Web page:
Questions Leaders Should Ask the Face in the Mirror

Questions Leaders Should Ask the Face in the Mirror

Confronting the face in the mirror with tough management questions is not the most pleasurable experience at times. However, Robert S. Kaplan, Professor of Management Practice at the Harvard Business School, maintains it simply must be done.

As Kaplan so eloquently states, “Show me a company or nonprofit or government in trouble, and I will almost invariably show you a set of leaders who are asking absolutely the wrong questions.” He addresses this issue in his new book, What to Ask the Person in the Mirror.

He believes that asking the hard questions—and getting answers thereto—is a vital leadership exercise. This process tends to bring the critical items, currently being ignored or downplayed, back into primary focus.

Kaplan’s Technique and Focus

Kaplan believes the idea that great leaders have all the answers is foolhardy, at best. Instead, he recommends rethinking about what an outstanding leader actually does. 

Among those skills leaders need are the following.

•    Articulating vision.

•    Establishing priorities.

•    Efficiently managing time.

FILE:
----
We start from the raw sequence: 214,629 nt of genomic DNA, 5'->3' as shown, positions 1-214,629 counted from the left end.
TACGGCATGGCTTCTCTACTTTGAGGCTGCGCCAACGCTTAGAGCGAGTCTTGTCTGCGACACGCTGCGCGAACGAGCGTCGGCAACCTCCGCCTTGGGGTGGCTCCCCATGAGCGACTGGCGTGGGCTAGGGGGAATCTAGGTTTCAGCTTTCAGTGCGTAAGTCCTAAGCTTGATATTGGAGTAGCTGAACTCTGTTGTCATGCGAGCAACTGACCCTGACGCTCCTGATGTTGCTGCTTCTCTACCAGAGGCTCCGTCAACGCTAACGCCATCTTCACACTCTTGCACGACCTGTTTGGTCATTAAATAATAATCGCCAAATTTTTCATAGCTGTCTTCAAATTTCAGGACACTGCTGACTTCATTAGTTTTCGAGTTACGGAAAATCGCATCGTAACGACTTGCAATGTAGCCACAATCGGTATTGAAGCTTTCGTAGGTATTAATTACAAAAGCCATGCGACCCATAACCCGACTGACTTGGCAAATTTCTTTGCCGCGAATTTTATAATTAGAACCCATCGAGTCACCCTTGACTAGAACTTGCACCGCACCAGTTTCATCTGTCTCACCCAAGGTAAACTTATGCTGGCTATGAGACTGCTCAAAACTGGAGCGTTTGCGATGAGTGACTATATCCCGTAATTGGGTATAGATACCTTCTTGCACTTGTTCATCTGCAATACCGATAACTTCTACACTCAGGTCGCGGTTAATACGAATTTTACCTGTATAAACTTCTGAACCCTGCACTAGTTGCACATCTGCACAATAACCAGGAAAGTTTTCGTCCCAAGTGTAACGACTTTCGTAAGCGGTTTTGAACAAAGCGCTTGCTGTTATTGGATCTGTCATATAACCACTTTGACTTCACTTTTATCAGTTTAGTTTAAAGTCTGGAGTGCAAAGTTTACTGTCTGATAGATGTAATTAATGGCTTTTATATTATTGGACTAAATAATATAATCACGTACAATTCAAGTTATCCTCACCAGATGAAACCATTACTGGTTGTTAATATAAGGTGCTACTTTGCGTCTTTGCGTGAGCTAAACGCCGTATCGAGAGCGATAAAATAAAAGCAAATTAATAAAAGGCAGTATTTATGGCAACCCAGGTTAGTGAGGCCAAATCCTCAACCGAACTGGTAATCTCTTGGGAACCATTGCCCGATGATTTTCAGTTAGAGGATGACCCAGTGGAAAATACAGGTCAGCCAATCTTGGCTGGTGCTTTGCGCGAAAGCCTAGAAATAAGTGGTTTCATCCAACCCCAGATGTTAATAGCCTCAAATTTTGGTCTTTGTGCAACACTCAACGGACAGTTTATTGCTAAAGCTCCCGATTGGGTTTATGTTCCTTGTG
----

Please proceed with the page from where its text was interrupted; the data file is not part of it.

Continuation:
•    Offering and soliciting feedback.

•    Delegating efficiently.

•    Accepting the mantle of role model.

•    Thoughtful succession planning.

•    Analyzing tirelessly.

The Tough Questions

Identifying and acquiring these skills comes from the pertinent questions you ask the face in the mirror. The answers will offer the road map to acquiring; practicing and perfecting required leadership skills.

Question 1: “Have you developed a clear vision and key priorities for your enterprise?”

Leaders should not only possess a clear vision for their organization, but also articulate it equally clearly to their key employees. Take the time to verbalize your vision to a level that your top operatives can ‘rearticulate’ your vision consistently and without hesitation.

After carefully describing your vision, create a working list of three to five priorities that you feel are critical to achieving this vision. You can then adapt different variations of these priorities to specific departments, groups and teams, based on their responsibilities.

Question 2: “Does the way you spend your time match your key priorities?”

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